“ … The way ahead is the path that leads into the throne room of the Son, this one they call the Death Killer, who gives his life to pay your ransom.”

A brief note about the underlying story that undergirds the book. One reviewer questioned the validity of the imaginative elements of Emblems of the Infinite King. This critique is perplexing, especially in light of the stunning efforts of C.S. Lewis (The Chronicles of Narnia) and J.R. Tolkien (The Lord of the Rings). And who can argue with the effectiveness of John Bunyan’s Pilgrim’s Progress, one of the best-selling books of all time? One of the great needs in the church is a Christ-saturated imagination which is theologically robust and Reformed, one that captures the heart and makes the human spirit soar. Tragically, much theological writing is aimed squarely at the mind but bypasses the heart altogether. Emblems of the Infinite King strikes a biblical balance that celebrates orthodoxy but also warms the heart with imaginative prose and a compelling story.

Each chapter describes a particular key that explains a doctrinal reality that ultimately leads to the throne of God. Dr. Lister presents each branch of systematic theology in the framework of the story and guides pilgrims on a journey that glorifies the King, the Death Killer – the central figure of the redemptive drama.

Make no mistake – this is a serious book. And serious books have life-changing implications. The author writes clearly and creatively. But even more important, he writes with biblical precision. It is obvious that Lister has thought through each turn in the story and has a passion to either introduce readers to the King or help strengthen their relationship with him.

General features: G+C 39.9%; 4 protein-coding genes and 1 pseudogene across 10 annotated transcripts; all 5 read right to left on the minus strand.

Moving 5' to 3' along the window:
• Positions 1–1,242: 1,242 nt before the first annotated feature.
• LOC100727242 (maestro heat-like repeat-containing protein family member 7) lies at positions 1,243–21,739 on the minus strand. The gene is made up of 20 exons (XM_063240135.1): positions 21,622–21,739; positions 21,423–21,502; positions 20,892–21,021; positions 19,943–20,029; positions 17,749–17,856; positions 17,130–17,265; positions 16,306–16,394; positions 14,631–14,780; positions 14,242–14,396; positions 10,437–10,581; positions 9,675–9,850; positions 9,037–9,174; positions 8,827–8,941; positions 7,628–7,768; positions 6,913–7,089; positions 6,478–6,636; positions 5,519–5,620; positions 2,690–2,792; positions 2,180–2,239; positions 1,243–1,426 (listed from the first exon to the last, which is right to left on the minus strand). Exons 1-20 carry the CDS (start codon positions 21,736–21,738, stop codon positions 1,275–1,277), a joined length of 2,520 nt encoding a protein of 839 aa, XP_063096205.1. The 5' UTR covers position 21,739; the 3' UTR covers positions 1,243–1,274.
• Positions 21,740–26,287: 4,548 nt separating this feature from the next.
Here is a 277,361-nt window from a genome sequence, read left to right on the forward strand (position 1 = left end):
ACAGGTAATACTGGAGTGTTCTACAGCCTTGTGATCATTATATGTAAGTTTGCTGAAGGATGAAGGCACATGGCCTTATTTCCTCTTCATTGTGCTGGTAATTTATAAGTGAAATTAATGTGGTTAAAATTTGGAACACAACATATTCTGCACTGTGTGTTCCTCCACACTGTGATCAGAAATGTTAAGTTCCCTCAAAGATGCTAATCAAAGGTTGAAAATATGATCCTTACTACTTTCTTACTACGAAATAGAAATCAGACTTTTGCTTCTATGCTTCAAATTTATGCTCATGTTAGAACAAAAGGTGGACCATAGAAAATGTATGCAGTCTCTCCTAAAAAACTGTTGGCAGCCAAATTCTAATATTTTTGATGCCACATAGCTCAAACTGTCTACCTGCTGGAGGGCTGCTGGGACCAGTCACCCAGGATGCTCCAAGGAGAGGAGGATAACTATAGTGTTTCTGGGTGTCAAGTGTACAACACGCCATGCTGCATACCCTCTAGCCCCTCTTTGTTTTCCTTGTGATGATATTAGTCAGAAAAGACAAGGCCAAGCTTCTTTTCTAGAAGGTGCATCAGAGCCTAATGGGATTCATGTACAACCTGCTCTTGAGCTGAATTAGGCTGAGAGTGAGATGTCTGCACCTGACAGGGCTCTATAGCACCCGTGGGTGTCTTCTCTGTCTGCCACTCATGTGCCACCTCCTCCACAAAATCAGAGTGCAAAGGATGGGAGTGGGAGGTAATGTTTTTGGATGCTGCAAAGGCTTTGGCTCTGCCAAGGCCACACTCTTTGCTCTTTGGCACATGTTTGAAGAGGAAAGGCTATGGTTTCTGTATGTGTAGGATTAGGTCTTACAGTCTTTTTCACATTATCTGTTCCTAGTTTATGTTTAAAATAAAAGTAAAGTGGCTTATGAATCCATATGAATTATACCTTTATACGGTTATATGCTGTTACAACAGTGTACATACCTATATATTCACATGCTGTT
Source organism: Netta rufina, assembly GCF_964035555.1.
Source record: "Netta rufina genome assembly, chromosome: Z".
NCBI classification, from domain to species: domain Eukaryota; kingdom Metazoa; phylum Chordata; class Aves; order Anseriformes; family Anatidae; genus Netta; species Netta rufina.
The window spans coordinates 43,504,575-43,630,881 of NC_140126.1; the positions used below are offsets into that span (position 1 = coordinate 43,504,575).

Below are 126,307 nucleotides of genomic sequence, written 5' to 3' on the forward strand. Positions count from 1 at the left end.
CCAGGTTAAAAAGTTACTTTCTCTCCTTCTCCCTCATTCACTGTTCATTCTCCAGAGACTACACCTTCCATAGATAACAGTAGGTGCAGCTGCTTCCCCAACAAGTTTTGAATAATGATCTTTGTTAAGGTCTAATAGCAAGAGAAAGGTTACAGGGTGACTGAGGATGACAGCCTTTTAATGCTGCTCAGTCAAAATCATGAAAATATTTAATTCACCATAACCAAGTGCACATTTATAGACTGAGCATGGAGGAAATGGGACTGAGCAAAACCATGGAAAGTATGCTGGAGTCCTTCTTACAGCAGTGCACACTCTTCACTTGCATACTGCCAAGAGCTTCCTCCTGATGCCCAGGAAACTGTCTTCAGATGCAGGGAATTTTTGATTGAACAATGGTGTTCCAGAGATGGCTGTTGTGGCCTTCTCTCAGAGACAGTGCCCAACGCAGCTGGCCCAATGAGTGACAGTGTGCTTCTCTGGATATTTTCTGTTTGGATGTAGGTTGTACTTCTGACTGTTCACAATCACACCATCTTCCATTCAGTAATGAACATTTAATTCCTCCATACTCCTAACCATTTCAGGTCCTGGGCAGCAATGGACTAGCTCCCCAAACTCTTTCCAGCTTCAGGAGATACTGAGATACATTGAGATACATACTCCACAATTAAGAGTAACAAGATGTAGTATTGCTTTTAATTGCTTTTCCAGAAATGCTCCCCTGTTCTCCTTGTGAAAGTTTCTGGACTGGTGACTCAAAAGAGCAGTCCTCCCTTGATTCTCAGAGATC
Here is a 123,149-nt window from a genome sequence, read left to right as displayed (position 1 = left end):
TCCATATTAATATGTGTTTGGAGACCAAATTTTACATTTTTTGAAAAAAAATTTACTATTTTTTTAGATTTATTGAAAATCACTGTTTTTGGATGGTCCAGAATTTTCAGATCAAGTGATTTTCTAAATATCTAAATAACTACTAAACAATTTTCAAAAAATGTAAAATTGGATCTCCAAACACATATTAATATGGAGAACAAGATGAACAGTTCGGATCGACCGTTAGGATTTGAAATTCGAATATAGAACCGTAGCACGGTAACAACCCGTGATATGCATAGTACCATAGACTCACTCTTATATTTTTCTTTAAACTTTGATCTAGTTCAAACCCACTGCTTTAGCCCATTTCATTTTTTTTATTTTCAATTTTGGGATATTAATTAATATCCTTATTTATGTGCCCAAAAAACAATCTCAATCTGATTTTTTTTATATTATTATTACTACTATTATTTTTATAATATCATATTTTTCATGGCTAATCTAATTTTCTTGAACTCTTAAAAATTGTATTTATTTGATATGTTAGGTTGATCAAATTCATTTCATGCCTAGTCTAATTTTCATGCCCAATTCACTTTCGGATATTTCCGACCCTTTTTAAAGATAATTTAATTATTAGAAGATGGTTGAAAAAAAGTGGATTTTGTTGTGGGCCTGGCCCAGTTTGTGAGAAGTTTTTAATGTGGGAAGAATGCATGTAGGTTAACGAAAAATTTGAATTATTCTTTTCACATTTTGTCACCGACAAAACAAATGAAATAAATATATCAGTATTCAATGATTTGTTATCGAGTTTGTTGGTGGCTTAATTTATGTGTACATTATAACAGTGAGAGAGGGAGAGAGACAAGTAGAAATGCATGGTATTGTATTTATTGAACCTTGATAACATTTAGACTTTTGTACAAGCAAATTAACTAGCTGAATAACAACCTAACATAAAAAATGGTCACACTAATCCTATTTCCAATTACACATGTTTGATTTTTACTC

I must add that this is a beautiful book. Frankly, it is stunning. First, the cover is majestic and begs prospective readers to turn to the first page. The book is illustrated by Anthony M. Benedetto. Young people will be instantly drawn to his breathtaking illustrations that add so much to this volume.

2019 has been a great year for Christian publishing. Of the 170 books that I’ve read this year, Emblems of the Infinite King is among the best of them! Emblems of the Infinite King is a modern-day Pilgrim’s Progress that is sure to encourage many young people and will be a strategic tool for parents and grandparents to help disciple children for God’s glory.

I received this book free from the publisher. I was not required to write a positive review.

BOOK REVIEWS

Not Home Yet – Ian K. Smith

not homeIan K. Smith, Not Home Yet (Wheaton: Crossway, 2019), 167 pp.

One of the recent encouraging developments in the church is an interest in biblical theology. 2 Peter 3:13 says, “According to his promise we are waiting for new heavens and a new earth in which righteousness dwells.” This grand promise is the theme of Ian K. Smith’s recent book, Not Home Yet.